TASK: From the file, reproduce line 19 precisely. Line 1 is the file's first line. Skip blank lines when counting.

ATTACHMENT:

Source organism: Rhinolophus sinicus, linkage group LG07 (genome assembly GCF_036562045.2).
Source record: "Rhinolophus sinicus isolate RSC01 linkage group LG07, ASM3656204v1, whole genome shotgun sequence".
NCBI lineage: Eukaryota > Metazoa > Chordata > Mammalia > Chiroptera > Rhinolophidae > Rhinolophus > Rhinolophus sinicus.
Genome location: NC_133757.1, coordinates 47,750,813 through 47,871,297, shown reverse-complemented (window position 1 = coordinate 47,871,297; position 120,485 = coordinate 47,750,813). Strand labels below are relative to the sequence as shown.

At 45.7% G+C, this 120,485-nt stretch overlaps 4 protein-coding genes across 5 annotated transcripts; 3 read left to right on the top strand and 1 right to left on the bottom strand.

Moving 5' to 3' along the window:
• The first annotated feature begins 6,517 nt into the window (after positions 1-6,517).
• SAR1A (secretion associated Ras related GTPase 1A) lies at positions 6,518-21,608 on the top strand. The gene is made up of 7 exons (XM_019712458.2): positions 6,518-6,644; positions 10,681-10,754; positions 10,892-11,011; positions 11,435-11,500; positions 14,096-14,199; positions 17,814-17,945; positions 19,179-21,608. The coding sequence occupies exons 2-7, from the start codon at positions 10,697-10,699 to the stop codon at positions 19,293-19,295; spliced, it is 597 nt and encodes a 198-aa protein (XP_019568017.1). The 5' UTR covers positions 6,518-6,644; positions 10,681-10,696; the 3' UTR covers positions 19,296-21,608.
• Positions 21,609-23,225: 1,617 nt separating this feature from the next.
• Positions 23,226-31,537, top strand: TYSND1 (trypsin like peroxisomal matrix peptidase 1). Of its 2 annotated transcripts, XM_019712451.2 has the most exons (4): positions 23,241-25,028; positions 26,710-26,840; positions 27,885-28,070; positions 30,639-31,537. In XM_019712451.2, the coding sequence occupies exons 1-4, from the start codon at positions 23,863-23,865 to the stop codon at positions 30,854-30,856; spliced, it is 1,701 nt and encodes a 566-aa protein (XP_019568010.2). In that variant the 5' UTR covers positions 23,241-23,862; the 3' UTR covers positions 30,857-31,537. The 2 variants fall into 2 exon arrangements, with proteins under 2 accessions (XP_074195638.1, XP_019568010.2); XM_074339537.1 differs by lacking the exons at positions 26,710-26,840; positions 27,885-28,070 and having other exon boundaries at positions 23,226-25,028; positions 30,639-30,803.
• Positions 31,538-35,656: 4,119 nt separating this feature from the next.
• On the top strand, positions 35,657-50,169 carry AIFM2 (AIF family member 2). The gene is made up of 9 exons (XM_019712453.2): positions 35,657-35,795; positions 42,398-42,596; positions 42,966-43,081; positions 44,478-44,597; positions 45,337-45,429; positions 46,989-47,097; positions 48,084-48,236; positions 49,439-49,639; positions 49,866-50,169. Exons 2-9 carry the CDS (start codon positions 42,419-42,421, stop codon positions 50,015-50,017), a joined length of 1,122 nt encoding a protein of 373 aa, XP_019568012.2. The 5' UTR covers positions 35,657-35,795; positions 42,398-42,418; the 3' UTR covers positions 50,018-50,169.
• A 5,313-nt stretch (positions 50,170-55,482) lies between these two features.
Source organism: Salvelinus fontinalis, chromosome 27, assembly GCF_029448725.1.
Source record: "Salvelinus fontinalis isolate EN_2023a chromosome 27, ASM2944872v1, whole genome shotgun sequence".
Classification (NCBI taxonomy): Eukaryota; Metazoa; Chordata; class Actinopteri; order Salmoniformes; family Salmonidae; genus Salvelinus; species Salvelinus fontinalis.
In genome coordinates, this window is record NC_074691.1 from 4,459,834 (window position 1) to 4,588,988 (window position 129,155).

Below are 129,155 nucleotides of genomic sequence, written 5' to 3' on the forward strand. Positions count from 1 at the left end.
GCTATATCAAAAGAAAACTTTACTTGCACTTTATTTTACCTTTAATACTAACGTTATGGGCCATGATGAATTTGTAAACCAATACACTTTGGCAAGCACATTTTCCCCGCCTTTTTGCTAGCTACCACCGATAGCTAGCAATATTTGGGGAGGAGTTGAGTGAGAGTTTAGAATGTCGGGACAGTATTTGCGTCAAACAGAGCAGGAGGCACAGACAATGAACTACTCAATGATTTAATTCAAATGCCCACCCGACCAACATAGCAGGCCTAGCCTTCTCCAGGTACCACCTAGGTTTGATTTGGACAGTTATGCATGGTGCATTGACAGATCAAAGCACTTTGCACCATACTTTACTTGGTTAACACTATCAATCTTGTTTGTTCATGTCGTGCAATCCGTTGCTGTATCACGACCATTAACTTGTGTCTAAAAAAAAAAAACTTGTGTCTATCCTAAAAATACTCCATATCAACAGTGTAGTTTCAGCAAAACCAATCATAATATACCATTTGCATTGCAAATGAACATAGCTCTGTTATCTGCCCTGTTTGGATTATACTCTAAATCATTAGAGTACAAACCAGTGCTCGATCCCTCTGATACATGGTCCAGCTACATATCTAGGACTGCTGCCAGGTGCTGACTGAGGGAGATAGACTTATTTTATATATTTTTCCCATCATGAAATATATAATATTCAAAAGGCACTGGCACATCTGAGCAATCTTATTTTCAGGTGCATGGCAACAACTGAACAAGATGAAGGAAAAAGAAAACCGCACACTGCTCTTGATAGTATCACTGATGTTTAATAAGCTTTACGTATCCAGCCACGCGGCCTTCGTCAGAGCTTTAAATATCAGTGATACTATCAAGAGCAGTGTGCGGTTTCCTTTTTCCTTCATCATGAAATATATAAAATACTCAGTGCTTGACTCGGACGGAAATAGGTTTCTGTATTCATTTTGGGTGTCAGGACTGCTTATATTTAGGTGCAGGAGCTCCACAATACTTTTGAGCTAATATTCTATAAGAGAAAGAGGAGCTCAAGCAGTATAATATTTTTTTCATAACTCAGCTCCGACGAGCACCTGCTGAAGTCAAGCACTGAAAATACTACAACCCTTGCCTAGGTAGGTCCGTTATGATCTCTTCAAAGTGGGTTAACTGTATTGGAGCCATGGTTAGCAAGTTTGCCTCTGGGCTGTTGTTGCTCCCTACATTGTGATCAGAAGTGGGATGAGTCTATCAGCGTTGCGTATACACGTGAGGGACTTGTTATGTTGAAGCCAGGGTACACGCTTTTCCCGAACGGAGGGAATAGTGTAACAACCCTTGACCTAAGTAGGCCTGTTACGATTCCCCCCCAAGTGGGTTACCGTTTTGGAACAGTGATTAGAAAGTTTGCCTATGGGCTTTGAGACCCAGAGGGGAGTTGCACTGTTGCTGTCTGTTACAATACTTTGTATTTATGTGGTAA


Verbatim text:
GCTATATCAAAAGAAAACTTTACTTGCACTTTATTTTACCTTTAATACTAACGTTATGGGCCATGATGAATTTGTAAACCAATACACTTTGGCAAGCACATTTTCCCCGCCTTTTTGCTAGCTACCACCGATAGCTAGCAATATTTGGGGAGGAGTTGAGTGAGAGTTTAGAATGTCGGGACAGTATTTGCGTCAAACAGAGCAGGAGGCACAGACAATGAACTACTCAATGATTTAATTCAAATGCCCACCCGACCAACATAGCAGGCCTAGCCTTCTCCAGGTACCACCTAGGTTTGATTTGGACAGTTATGCATGGTGCATTGACAGATCAAAGCACTTTGCACCATACTTTACTTGGTTAACACTATCAATCTTGTTTGTTCATGTCGTGCAATCCGTTGCTGTATCACGACCATTAACTTGTGTCTAAAAAAAAAAAACTTGTGTCTATCCTAAAAATACTCCATATCAACAGTGTAGTTTCAGCAAAACCAATCATAATATACCATTTGCATTGCAAATGAACATAGCTCTGTTATCTGCCCTGTTTGGATTATACTCTAAATCATTAGAGTACAAACCAGTGCTCGATCCCTCTGATACATGGTCCAGCTACATATCTAGGACTGCTGCCAGGTGCTGACTGAGGGAGATAGACTTATTTTATATATTTTTCCCATCATGAAATATATAATATTCAAAAGGCACTGGCACATCTGAGCAATCTTATTTTCAGGTGCATGGCAACAACTGAACAAGATGAAGGAAAAAGAAAACCGCACACTGCTCTTGATAGTATCACTGATGTTTAATAAGCTTTACGTATCCAGCCACGCGGCCTTCGTCAGAGCTTTAAATATCAGTGATACTATCAAGAGCAGTGTGCGGTTTCCTTTTTCCTTCATCATGAAATATATAAAATACTCAGTGCTTGACTCGGACGGAAATAGGTTTCTGTATTCATTTTGGGTGTCAGGACTGCTTATATTTAGGTGCAGGAGCTCCACAATACTTTTGAGCTAATATTCTATAAGAGAAAGAGGAGCTCAAGCAGTATAATATTTTTTTCATAACTCAGCTCCGACGAGCACCTGCTGAAGTCAAGCACTGAAAATACTACAACCCTTGCCTAGGTAGGTCCGTTATGATCTCTTCAAAGTGGGTTAACTGTATTGGAGCCATGGTTAGCAAGTTTGCCTCTGGGCTGTTGTTGCTCCCTACATTGTGATCAGAAGTGGGATGAGTCTATCAGCGTTGCGTATACACGTGAGGGACTTGTTATGTTGAAGCCAGGGTACACGCTTTTCCCGAACGGAGGGAATAGTGTAACAACCCTTGACCTAAGTAGGCCTGTTACGATTCCCCCCCAAGTGGGTTACCGTTTTGGAACAGTGATTAGAAAGTTTGCCTATGGGCTTTGAGACCCAGAGGGGAGTTGCACTGTTGCTGTCTGTTACAATACTTTGTATTTATGTGGTAA